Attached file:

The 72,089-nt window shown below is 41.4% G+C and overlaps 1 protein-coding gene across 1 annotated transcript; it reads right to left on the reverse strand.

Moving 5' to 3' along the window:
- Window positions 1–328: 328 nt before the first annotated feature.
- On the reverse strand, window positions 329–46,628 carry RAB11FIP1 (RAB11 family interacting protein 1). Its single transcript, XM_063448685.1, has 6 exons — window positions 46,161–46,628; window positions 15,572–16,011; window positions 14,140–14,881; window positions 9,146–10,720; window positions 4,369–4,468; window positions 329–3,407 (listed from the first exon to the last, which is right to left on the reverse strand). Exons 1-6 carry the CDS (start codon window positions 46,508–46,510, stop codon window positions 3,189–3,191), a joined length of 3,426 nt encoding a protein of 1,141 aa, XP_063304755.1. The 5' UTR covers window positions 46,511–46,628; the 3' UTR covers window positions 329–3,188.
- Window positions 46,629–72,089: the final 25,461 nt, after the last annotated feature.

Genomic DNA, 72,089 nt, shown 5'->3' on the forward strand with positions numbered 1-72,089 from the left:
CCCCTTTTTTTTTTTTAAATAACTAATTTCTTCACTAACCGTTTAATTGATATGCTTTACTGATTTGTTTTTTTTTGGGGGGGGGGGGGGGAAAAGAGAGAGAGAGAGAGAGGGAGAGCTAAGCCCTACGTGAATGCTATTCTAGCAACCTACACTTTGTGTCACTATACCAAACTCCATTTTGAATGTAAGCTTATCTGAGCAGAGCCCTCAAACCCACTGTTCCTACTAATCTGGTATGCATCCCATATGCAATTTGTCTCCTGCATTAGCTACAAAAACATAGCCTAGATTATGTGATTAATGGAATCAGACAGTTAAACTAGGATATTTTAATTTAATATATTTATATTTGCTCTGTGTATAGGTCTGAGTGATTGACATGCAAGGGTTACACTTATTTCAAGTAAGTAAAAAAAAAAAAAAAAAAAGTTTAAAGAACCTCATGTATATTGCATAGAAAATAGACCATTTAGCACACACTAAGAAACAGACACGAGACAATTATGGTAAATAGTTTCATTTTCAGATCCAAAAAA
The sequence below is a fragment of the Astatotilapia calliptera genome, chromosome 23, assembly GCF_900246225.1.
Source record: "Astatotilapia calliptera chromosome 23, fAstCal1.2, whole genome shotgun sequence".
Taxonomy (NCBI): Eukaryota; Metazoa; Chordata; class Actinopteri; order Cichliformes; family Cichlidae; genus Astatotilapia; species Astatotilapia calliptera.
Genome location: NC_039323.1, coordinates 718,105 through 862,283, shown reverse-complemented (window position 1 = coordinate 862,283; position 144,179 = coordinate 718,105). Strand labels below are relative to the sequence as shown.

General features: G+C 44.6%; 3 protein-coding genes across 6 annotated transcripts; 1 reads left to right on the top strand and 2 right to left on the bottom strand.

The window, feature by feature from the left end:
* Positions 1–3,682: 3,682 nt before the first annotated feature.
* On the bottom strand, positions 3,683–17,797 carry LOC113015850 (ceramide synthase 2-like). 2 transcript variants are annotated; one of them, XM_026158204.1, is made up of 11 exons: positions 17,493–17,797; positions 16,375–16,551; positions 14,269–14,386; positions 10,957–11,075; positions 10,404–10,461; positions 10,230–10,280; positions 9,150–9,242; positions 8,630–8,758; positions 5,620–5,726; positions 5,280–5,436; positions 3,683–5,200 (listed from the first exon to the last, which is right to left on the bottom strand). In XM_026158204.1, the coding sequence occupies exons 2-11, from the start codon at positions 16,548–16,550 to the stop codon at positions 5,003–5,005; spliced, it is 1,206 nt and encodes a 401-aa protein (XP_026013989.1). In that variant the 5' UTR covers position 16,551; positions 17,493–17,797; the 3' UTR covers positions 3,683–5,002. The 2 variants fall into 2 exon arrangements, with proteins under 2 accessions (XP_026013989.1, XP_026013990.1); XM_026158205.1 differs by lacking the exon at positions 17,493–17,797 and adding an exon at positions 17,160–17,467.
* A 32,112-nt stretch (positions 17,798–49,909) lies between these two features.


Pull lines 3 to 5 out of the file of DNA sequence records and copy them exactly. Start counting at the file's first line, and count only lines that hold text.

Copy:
- Window positions 1–328: 328 nt before the first annotated feature.
- On the reverse strand, window positions 329–46,628 carry RAB11FIP1 (RAB11 family interacting protein 1). Its single transcript, XM_063448685.1, has 6 exons — window positions 46,161–46,628; window positions 15,572–16,011; window positions 14,140–14,881; window positions 9,146–10,720; window positions 4,369–4,468; window positions 329–3,407 (listed from the first exon to the last, which is right to left on the reverse strand). Exons 1-6 carry the CDS (start codon window positions 46,508–46,510, stop codon window positions 3,189–3,191), a joined length of 3,426 nt encoding a protein of 1,141 aa, XP_063304755.1. The 5' UTR covers window positions 46,511–46,628; the 3' UTR covers window positions 329–3,188.
- Window positions 46,629–72,089: the final 25,461 nt, after the last annotated feature.